Enzymes from thermophilic and, particularly, from hyperthermophilic organisms are surprisingly stable. Understanding the molecular origin of protein thermostability and thermoactivity attracted the interest of many scientists both for the perspective comprehension of the principles of protein structure and for the possible biotechnological applications through protein engineering. Comparative studies at sequence and structure levels were aimed at detecting significant differences of structural parameters related to protein stability between thermophilic and hyperthermophilic proteins and their mesophilic homologs. in a recent work, we focused attention on structural adaptation occurring at the subunit interface of oligomeric hyper- and thermostable enzymes. A set of structural and chemico-physical parameters were compared to those observed at the corresponding interfaces of homologous mesophilic proteins. Among the most significant variations, a general increase of interface apolarity and packing density in hyperthermophilic enzymes were found. This work was therefore aimed at elucidating whether the increased packing observed is reached also through the reduction of interface cavity number and volume. The results indicate that number of cavities tends to be relatively constant while cavity volume tends to decrease in the hyperthermophilic interfaces. The cavity apolarity increases in thermophiles but, apparently, not in hyperthermophiles. Moreover, interface hot spot residues of the mesophilic interfaces tend to be conserved in the extremophilic counterparts. (C) 2009 Elsevier B.V. All rights reserved.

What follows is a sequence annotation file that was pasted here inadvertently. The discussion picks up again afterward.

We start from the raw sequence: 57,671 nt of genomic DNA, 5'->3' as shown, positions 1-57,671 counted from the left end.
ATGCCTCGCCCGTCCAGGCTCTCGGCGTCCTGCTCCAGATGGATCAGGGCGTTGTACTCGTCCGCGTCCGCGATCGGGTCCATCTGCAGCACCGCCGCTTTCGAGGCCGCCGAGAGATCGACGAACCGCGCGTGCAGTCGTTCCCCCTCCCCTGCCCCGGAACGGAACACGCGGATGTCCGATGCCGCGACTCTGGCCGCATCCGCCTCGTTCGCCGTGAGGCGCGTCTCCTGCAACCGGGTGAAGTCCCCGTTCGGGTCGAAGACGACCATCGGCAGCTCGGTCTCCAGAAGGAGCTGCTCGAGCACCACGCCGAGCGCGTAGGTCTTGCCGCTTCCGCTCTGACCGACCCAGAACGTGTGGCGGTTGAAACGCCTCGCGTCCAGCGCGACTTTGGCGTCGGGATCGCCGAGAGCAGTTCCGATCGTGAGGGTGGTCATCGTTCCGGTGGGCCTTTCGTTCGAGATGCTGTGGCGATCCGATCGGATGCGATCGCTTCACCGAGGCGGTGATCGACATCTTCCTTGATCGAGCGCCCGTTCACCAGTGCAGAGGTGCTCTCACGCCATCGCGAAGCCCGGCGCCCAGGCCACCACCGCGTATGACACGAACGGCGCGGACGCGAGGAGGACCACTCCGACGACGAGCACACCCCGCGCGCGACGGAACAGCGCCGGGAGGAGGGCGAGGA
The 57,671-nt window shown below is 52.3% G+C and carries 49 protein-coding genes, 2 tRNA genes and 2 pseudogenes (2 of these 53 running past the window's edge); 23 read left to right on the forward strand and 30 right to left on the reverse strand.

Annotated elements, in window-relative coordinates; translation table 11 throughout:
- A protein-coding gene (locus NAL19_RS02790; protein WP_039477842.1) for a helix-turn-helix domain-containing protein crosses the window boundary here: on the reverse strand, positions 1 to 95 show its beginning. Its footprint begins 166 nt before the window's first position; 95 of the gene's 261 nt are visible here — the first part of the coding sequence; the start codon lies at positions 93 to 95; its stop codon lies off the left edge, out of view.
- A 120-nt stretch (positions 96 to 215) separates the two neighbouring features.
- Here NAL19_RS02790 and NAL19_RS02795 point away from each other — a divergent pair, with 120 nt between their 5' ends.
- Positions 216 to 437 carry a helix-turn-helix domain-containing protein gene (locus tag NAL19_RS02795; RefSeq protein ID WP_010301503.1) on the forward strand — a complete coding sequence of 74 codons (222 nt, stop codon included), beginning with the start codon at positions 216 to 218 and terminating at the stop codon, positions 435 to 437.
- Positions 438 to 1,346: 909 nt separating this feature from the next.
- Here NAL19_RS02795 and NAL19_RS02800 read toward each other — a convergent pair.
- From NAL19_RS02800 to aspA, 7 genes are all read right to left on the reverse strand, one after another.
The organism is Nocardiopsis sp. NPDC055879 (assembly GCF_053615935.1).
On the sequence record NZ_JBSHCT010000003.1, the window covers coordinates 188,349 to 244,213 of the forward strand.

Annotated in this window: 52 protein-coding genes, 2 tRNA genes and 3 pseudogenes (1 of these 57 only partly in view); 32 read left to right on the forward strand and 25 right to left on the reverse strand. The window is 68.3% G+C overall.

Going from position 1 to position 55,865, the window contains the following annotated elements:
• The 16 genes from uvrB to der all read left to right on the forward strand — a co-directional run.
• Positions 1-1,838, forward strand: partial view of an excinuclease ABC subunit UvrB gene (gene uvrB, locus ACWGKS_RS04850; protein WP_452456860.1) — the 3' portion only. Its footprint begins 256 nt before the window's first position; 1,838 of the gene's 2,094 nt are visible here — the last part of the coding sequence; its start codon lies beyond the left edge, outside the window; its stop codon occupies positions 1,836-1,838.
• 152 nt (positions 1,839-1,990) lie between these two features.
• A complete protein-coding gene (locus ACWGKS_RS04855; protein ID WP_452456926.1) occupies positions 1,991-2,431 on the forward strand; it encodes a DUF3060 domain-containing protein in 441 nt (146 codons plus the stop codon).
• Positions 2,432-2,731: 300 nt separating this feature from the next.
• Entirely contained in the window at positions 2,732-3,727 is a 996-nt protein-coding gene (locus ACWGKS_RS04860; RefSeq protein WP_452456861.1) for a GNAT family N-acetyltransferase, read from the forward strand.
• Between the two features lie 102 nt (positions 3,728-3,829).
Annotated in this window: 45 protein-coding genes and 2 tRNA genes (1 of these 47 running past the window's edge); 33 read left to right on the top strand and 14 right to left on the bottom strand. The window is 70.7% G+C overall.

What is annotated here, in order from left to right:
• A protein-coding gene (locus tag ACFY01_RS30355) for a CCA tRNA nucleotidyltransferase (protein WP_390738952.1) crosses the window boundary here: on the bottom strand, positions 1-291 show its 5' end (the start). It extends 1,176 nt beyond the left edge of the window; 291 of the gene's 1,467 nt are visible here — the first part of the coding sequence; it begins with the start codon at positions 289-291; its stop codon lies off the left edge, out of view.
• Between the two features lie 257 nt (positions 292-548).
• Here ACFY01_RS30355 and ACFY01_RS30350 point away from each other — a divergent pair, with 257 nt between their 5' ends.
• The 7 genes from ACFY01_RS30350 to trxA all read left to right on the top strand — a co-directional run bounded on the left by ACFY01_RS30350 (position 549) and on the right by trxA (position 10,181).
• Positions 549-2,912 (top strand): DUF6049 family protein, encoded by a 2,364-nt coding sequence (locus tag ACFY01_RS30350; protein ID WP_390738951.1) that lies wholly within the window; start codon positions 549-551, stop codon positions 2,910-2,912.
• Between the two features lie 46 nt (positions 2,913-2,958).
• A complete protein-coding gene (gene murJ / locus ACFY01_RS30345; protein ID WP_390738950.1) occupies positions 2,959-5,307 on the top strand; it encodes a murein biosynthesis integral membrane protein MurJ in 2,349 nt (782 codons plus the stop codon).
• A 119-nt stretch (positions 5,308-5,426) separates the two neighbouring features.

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|Titolo:||Subunit interfaces of oligomeric hyperthermophilic enzymes display enhanced compactness|
|Data di pubblicazione:||2009|
|Appartiene alla tipologia:||01a Articolo in rivista|